The latest developments in energy storage promise a greener future for the electrical industry. With more effective and reliable interaction between renewable resources and the grid, greenhouse gas emissions can be reduced. Several studies have been conducted by both the private and public sectors to analyze the impact of such technology on the electrical grid. For example, a study released by Texas utility Oncor Electric Delivery Co. highlighted the many benefits of this technology for the grid:
- Energy storage placement is flexible in that it can be placed in many locations in the grid.
- A storage battery placed on the distribution system (substation or feeder) can be used to prevent distribution outages.
- Distributed deployment of storage can shift power consumption away from costly peak-load periods, reducing peak-load growth on distribution feeders and, therefore, deferring some of the ongoing distribution-system investment needs.
- It can help prevent generation- or demand-side capacity investment.
More research will take place this year following the announcement that Saft (a company involved in the design, development, and manufacture of high-tech batteries used in transport, industry, and defense) has been awarded a megawatt-scale Li-ion (lithium-ion) battery energy-storage contract by Fortum, the Finnish energy company.
A Saft Intensium Max containerized battery system, with a nominal output of 2 MW and 1 MWh, will be installed at Fortum’s Suomenoja power plant (located in Espoo, Finland) as part of the electricity storage pilot project in the Nordic countries (Fig.1). The objective of this pilot project is to research the suitability and optimum usage of batteries used for storing electricity to maintain a power balance in the electricity system.
In addition, the research will explore new opportunities offered by electricity storage and by the flexible intermediate storage of electricity. The capacity of this power plant will be offered to the national grid company Fingrid to maintain a continuous power balance in the electricity system.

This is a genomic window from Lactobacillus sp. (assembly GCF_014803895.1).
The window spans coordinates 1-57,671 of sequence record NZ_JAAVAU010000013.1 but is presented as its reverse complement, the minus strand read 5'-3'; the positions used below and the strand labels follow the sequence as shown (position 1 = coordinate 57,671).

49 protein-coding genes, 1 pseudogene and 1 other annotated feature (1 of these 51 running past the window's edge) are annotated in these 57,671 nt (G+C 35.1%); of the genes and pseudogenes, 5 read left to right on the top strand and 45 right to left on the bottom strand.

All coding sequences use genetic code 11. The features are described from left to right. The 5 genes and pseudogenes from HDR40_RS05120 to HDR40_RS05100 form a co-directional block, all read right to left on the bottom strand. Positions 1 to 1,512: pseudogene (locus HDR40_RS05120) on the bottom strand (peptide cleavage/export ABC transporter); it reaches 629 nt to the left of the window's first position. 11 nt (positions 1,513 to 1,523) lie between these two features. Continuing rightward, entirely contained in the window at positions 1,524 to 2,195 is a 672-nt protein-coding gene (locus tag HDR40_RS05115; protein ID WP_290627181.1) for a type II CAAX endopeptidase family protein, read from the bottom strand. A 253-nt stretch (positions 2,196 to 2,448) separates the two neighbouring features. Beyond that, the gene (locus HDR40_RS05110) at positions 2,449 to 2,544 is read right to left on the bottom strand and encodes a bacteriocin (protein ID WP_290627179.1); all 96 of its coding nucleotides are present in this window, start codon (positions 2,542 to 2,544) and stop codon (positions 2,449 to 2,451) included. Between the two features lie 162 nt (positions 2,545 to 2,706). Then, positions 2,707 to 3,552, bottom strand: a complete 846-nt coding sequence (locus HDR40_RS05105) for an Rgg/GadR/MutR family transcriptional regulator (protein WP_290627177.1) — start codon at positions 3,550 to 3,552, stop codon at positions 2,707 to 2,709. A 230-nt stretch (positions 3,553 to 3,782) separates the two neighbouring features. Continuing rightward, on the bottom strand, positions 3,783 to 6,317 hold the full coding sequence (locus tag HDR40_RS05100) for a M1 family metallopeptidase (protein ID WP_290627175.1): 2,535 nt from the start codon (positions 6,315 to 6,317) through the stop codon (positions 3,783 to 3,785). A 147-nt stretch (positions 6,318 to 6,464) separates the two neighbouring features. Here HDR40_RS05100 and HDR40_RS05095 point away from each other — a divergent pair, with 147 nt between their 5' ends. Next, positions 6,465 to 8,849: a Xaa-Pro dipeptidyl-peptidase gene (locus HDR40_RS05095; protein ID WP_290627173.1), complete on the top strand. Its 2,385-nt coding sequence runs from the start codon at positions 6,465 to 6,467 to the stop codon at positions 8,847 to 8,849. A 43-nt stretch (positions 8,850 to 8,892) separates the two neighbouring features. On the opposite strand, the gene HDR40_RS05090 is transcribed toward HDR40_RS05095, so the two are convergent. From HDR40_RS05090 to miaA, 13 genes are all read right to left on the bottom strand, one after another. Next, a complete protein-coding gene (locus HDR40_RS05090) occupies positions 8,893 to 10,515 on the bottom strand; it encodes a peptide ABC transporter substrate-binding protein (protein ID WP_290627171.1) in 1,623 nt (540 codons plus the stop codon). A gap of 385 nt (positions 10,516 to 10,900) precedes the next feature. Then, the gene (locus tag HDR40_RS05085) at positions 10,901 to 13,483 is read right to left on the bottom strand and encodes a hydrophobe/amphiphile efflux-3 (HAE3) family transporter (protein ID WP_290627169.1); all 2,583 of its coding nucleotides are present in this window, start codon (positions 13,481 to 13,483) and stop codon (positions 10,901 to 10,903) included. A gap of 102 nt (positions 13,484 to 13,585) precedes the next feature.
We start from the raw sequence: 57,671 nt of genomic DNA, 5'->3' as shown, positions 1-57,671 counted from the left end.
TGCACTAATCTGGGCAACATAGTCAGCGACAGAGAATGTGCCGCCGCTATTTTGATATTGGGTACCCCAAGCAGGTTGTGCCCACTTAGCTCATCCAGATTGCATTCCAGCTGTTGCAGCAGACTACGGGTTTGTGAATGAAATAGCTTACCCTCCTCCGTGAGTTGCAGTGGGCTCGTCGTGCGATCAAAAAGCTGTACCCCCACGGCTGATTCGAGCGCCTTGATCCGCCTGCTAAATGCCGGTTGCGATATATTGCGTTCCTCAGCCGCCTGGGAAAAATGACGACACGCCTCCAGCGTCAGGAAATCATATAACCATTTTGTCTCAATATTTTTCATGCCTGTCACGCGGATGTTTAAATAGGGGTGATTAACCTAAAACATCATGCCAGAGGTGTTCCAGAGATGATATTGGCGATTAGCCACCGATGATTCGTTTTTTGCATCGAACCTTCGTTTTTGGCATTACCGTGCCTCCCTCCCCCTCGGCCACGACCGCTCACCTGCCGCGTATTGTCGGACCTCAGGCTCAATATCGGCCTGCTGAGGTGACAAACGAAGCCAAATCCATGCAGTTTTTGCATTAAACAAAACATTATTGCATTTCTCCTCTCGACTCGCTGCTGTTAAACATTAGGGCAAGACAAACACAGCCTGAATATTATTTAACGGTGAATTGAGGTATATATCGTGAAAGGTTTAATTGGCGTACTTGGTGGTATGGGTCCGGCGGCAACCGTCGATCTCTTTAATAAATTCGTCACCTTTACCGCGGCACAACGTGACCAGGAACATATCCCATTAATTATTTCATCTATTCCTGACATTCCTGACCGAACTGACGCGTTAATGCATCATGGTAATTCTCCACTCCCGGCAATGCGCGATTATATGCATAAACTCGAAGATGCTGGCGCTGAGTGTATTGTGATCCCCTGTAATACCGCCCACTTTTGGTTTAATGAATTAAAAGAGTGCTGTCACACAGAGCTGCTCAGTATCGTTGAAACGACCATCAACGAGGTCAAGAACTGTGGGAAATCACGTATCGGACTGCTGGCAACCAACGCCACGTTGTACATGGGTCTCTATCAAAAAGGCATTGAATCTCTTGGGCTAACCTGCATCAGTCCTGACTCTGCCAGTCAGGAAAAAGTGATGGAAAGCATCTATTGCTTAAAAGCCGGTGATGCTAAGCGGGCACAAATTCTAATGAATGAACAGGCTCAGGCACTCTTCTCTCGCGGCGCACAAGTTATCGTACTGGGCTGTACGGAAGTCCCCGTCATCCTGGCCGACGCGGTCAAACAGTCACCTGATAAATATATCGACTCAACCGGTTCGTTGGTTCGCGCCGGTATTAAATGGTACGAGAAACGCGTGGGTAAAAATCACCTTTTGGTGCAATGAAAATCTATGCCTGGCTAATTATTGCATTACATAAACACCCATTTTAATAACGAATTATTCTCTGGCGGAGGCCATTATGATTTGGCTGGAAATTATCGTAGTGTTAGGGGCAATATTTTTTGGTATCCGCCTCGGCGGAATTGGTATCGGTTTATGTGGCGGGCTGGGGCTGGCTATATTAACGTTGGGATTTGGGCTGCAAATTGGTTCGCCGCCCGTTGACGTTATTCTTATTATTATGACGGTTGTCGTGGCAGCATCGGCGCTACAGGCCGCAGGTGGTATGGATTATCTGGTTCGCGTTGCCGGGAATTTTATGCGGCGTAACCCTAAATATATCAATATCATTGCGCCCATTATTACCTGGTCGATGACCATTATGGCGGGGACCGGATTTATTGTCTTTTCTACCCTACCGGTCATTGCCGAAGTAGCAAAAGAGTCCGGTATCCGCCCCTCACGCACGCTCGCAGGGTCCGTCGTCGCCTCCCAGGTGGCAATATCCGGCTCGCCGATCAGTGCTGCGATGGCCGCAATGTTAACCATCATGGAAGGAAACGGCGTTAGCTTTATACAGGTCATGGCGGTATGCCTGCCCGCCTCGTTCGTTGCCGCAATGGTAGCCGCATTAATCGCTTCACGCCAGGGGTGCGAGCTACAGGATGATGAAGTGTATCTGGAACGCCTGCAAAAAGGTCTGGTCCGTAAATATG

“Li-ion batteries provide good cycle life and great energy density. For this project specifically, Saft will use lithium nickel cobalt aluminum Li-ion batteries (commonly named NAC Li-ion),” said Saft’s grid product and marketing manager, Michael Lippert, in a phone interview. Besides highlighting the benefits of Li-ion batteries, he also pointed out the importance of the outcomes of this pilot project because it will help to find out how large-scale energy storage benefits the grid and how Li-ion batteries perform at such high scale.
As the number of energy storage projects increases globally, it is worth mentioning one of the American finalists for the 2015 Project of the Year Awards announced by Renewable Energy World: The Grand Ridge Energy Storage Project at Invenergy’s Beech Ridge Energy Center (Fig. 2). The Grand Ridge Energy Storage Project is a 31.5-MW lithium-ion battery system in operation located in Marseilles, Ill. The project has had great success helping grid operator PJM balance the supply and demand using BYD’s proprietary lithium-ion iron-phosphate battery chemistry.
According to market-research firm IHS, the energy storage market is set to “explode” to an annual installation size of 6 gigawatts (GW) in 2017 and over 40 GW by 2022—from an initial base of only 0.34 GW installed in 2012 and 2013. Energy companies are investing in energy storage because it can help them meet future energy needs and at the same time encourage the use of renewable sources reducing greenhouse gas emissions.
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